Cannabis, when applied topically, is found to slow the skin aging process. A study revealed that the CBD found in cannabis is a more potent antioxidant than vitamin C or E, making it effective in the treatment of wrinkles and fine lines. In addition, they also neutralize free radicals and keep them from damaging the collagen and elastin in your skin, keeping your skin tight and youthful in appearance.
So not only does cannabis make your skin looking more youthful, it also keeps it healthier. Cannabis is loaded with essential fatty acids which provide hydration that is often found to be lacking in people with acne. Its antibacterial properties can help treat the bacterial infection on the skin which is a major contributor to acne. Moreover, another study showed that CBD cannabidiol inhibited and helped regulate lipid production, helping to combat excessively oily skin.
Another study showed that the cannabinoids in cannabis can improve the appearance of acne because they are natural anti-inflammatories and can help to reduce the inflammation of active acne. According to a study, cannabis contains antimicrobial and antibacterial properties that can help in fighting skin infections. Both THC and CBD , the most popular compounds in cannabis, were found to provide relief for numerous bacterial skin infections like boils, cellulitis, impetigo, and even folliculitis.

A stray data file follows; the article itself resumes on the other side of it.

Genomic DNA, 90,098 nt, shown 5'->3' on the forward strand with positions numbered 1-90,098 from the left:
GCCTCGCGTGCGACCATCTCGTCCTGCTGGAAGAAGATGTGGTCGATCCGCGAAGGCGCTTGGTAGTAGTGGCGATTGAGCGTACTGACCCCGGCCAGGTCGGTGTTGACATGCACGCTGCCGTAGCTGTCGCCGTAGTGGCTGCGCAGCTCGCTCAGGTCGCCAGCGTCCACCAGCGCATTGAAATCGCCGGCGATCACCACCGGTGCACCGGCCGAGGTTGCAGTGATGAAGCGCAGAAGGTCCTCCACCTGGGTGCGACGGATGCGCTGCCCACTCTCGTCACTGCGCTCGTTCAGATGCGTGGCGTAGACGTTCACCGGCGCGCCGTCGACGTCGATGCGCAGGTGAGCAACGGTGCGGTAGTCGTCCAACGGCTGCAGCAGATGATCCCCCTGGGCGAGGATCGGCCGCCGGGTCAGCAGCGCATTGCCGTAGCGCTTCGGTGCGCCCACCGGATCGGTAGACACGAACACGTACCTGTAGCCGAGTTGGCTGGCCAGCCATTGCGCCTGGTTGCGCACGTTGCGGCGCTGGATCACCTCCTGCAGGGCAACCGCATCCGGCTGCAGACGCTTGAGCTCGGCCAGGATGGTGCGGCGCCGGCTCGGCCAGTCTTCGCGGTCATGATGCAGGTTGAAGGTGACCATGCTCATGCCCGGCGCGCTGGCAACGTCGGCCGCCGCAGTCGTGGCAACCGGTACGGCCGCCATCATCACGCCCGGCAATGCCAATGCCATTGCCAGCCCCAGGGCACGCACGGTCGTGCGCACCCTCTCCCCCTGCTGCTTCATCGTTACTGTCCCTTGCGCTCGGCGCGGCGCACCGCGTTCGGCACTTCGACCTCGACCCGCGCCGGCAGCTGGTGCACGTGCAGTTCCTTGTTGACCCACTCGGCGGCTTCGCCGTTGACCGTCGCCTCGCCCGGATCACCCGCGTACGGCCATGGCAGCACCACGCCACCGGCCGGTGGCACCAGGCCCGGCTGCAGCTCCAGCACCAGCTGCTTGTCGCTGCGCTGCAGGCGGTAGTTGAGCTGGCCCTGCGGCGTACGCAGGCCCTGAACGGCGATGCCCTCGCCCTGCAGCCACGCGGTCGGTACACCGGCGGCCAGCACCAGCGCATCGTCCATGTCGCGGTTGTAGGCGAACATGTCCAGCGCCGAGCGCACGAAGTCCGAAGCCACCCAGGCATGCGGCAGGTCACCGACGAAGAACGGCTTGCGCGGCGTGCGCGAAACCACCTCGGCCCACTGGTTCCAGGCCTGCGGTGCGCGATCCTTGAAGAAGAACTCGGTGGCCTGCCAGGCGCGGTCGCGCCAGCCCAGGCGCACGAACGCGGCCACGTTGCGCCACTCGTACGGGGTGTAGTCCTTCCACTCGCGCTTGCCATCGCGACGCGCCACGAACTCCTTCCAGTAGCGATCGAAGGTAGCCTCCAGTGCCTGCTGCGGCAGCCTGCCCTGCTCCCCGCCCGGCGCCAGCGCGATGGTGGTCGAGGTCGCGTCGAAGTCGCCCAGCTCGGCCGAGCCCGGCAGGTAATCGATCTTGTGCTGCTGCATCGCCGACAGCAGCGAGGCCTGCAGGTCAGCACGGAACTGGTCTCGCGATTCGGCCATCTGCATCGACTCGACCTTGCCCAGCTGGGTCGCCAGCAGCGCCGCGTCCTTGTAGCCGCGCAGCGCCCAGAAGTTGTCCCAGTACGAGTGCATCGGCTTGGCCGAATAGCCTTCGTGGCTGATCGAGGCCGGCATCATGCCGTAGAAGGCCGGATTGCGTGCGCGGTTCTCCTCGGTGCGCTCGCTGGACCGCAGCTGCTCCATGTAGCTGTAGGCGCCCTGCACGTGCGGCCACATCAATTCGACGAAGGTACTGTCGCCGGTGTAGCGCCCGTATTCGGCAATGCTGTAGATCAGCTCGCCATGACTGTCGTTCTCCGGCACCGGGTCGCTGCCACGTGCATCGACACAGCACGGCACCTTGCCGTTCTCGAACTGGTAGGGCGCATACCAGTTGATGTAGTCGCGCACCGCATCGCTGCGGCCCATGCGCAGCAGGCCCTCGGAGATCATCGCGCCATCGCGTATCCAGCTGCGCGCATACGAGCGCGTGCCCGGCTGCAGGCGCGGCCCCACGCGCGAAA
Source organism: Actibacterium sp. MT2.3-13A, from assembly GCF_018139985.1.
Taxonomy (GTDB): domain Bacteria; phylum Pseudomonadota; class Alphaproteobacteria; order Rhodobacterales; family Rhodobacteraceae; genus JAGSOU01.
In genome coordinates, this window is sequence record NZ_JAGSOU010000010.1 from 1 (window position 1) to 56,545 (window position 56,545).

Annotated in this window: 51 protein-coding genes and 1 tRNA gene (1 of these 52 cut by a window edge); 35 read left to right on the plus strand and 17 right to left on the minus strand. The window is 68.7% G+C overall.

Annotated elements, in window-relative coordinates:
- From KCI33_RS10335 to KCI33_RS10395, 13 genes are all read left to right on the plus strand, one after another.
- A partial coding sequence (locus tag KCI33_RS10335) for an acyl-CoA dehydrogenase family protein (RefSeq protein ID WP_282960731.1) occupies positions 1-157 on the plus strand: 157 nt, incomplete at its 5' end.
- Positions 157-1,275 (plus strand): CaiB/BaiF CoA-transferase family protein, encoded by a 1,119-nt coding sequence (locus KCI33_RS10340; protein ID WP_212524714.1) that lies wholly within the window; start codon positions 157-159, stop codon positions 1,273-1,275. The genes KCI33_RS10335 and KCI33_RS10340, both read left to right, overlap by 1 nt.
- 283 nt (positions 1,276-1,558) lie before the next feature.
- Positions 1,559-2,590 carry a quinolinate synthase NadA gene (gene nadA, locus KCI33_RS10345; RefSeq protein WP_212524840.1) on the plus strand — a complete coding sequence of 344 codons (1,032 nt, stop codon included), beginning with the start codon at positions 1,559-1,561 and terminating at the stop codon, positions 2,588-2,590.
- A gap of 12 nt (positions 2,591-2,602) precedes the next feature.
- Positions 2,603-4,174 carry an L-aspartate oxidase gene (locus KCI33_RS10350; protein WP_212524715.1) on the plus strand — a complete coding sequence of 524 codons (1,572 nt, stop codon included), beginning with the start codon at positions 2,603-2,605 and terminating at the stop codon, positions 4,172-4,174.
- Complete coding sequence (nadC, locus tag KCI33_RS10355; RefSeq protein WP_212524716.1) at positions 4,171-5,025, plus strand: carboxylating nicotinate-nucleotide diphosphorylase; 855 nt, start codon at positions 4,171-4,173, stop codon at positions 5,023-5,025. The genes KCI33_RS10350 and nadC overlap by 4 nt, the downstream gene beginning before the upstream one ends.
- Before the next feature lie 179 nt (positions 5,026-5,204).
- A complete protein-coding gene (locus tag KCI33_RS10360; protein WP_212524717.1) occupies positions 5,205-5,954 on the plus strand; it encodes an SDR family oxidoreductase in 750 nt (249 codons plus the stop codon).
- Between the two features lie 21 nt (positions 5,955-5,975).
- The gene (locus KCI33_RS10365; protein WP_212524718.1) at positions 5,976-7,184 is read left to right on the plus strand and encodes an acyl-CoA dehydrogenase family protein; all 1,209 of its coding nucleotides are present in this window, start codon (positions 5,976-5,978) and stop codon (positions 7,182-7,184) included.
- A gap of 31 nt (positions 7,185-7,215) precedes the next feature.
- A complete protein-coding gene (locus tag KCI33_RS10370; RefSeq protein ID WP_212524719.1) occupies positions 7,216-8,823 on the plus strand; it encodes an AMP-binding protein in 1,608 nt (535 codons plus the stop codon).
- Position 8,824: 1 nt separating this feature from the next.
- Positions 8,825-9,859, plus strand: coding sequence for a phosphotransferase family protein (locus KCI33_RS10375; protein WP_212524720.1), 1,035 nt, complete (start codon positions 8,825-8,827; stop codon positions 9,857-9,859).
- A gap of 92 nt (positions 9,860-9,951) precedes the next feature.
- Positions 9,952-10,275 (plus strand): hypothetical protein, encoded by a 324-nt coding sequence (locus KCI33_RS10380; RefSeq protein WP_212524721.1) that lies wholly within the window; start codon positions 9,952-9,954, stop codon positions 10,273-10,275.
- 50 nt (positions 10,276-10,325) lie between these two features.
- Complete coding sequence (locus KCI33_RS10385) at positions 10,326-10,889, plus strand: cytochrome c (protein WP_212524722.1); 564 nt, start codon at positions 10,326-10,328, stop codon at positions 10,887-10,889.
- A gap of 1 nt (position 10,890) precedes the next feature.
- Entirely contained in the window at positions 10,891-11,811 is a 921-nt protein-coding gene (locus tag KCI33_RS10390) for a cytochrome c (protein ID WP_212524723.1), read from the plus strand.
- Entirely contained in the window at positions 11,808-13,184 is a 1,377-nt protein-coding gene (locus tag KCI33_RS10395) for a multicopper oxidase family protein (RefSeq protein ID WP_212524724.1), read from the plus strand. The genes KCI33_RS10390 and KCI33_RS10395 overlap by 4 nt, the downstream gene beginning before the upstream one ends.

According to a study , cannabis fights against MRSA, a bacterium that causes difficult-to-treat infections since it does not respond to many antibiotics. MSRA or Methicillin-resistant Staphylococcus aureus causes infections in different parts of the body, causing a life-threatening infection.
MARIJUANA MAY HELP CURE ECZEMA, ACCORDING TO RESEARCHERS
A new study finds that cannabinoids may help help soothe eczema, psoriasis, dermatitis, and even skin cancer, among other diseases. If you suffer from skin diseases, you know relief can be a rare find. According to a recent study published in Pharmacognosy Reviews, which deals Cannabis sativus] is useful for treatment of eczema and host of other skin. Cannabis oil could help treat eczema and psoriasis, scientists say some sort of skin condition and, for many, finding a cure can be hard work. suffer with eczema or psoriasis, after new research shows cannabis to have a.